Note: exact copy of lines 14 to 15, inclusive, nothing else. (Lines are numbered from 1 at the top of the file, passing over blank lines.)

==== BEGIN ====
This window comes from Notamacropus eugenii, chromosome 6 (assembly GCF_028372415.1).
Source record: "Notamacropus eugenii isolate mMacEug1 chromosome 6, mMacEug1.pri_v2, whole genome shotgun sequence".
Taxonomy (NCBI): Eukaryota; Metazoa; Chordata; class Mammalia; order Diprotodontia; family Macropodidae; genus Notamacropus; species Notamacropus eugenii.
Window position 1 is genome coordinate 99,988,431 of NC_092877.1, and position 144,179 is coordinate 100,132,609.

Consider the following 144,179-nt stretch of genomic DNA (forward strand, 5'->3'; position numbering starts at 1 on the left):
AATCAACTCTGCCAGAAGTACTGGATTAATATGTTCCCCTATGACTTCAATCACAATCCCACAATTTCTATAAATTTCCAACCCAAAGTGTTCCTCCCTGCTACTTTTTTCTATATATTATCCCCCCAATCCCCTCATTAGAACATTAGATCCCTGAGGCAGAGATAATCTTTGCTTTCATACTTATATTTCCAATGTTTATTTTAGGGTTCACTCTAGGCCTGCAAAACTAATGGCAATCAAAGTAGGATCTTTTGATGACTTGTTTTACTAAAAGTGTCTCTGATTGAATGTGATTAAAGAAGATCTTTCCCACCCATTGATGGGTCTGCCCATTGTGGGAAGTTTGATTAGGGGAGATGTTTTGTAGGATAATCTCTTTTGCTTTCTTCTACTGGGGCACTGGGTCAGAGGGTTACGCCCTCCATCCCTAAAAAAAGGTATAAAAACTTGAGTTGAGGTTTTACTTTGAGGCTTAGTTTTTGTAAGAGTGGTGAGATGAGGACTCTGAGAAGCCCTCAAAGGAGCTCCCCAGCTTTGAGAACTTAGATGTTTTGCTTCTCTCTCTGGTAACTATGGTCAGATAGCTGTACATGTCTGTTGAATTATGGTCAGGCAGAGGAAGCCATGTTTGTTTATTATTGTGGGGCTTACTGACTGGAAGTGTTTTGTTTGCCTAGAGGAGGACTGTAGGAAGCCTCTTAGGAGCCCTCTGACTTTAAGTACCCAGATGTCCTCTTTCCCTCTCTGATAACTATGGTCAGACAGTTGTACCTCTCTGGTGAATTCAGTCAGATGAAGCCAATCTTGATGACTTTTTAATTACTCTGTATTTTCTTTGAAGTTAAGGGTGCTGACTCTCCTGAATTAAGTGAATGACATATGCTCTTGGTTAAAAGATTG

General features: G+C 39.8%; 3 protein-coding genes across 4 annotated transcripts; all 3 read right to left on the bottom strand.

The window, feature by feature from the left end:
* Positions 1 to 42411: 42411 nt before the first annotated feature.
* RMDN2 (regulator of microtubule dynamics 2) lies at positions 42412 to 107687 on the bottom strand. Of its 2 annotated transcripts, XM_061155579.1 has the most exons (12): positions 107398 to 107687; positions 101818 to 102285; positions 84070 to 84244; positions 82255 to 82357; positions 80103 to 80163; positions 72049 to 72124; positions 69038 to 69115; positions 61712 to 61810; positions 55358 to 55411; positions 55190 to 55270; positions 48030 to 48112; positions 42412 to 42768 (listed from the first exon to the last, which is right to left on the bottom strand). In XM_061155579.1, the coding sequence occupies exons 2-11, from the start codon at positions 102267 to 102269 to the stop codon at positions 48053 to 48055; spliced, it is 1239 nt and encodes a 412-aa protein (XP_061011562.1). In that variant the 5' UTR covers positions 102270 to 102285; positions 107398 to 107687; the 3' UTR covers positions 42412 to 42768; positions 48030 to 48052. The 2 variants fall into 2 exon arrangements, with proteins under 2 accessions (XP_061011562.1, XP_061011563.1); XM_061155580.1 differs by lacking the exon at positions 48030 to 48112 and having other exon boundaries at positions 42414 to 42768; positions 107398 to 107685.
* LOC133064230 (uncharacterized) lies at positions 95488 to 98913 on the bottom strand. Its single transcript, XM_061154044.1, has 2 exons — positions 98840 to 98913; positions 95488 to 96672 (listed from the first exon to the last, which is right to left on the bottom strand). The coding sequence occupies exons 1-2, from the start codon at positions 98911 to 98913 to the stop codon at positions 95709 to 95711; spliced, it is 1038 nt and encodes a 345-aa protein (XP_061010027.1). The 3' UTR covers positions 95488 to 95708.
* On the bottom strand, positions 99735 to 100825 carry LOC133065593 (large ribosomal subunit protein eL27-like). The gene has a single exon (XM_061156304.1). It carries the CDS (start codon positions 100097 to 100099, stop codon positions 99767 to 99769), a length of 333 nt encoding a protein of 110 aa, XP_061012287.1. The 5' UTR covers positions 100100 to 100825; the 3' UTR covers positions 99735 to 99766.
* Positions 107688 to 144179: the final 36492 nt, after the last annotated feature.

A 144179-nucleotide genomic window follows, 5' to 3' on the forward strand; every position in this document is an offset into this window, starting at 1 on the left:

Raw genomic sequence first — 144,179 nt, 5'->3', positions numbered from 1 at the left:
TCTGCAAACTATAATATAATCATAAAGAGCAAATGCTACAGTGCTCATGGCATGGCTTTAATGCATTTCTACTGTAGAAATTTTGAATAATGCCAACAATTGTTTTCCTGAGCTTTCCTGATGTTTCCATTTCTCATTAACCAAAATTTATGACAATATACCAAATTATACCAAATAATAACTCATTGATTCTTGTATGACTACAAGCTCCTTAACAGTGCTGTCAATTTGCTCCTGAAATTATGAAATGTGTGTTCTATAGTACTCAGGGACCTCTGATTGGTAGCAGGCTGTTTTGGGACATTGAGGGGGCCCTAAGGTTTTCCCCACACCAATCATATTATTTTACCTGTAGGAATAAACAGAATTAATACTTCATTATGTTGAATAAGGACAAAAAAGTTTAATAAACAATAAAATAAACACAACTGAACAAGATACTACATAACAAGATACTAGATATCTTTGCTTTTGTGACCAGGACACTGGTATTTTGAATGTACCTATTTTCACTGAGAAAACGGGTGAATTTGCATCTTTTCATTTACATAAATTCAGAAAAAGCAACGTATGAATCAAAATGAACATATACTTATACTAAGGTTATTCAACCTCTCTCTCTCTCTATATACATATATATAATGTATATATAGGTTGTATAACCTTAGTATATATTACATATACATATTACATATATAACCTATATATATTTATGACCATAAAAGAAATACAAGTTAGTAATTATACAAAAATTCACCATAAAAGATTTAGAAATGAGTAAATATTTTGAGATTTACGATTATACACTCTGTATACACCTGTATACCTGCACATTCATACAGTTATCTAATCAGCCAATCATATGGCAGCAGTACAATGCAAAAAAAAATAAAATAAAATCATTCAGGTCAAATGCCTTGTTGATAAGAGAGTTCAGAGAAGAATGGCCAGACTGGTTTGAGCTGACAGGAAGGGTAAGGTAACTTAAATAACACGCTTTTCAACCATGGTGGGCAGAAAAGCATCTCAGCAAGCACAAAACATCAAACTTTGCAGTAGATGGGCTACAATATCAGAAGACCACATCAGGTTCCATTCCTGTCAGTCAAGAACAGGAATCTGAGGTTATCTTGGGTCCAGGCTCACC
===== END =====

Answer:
A 144179-nucleotide genomic window follows, 5' to 3' on the forward strand; every position in this document is an offset into this window, starting at 1 on the left:

Raw genomic sequence first — 144,179 nt, 5'->3', positions numbered from 1 at the left: